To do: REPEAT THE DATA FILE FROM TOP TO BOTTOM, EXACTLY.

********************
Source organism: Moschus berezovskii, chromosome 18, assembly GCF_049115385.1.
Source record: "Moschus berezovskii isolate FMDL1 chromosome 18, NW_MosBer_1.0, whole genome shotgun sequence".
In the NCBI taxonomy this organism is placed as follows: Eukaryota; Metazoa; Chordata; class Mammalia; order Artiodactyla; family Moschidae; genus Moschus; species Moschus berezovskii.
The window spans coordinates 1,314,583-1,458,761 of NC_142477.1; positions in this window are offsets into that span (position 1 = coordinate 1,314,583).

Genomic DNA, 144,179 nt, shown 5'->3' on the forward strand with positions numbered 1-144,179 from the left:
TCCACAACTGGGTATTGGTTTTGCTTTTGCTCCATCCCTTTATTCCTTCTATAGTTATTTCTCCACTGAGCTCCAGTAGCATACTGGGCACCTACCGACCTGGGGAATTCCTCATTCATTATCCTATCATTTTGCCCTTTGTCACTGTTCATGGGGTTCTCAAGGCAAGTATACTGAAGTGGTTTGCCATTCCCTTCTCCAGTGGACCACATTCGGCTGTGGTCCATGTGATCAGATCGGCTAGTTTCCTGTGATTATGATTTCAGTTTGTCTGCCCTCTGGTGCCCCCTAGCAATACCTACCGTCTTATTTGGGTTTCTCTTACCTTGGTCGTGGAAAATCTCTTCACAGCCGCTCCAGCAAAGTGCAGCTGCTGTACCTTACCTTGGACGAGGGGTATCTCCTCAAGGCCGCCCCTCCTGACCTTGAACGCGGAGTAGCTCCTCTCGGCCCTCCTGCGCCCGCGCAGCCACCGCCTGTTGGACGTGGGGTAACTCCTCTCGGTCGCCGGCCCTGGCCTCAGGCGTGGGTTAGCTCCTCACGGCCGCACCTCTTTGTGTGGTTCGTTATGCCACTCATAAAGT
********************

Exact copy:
Source organism: Moschus berezovskii, chromosome 18, assembly GCF_049115385.1.
Source record: "Moschus berezovskii isolate FMDL1 chromosome 18, NW_MosBer_1.0, whole genome shotgun sequence".
In the NCBI taxonomy this organism is placed as follows: Eukaryota; Metazoa; Chordata; class Mammalia; order Artiodactyla; family Moschidae; genus Moschus; species Moschus berezovskii.
The window spans coordinates 1,314,583-1,458,761 of NC_142477.1; positions in this window are offsets into that span (position 1 = coordinate 1,314,583).

Genomic DNA, 144,179 nt, shown 5'->3' on the forward strand with positions numbered 1-144,179 from the left:
TCCACAACTGGGTATTGGTTTTGCTTTTGCTCCATCCCTTTATTCCTTCTATAGTTATTTCTCCACTGAGCTCCAGTAGCATACTGGGCACCTACCGACCTGGGGAATTCCTCATTCATTATCCTATCATTTTGCCCTTTGTCACTGTTCATGGGGTTCTCAAGGCAAGTATACTGAAGTGGTTTGCCATTCCCTTCTCCAGTGGACCACATTCGGCTGTGGTCCATGTGATCAGATCGGCTAGTTTCCTGTGATTATGATTTCAGTTTGTCTGCCCTCTGGTGCCCCCTAGCAATACCTACCGTCTTATTTGGGTTTCTCTTACCTTGGTCGTGGAAAATCTCTTCACAGCCGCTCCAGCAAAGTGCAGCTGCTGTACCTTACCTTGGACGAGGGGTATCTCCTCAAGGCCGCCCCTCCTGACCTTGAACGCGGAGTAGCTCCTCTCGGCCCTCCTGCGCCCGCGCAGCCACCGCCTGTTGGACGTGGGGTAACTCCTCTCGGTCGCCGGCCCTGGCCTCAGGCGTGGGTTAGCTCCTCACGGCCGCACCTCTTTGTGTGGTTCGTTATGCCACTCATAAAGT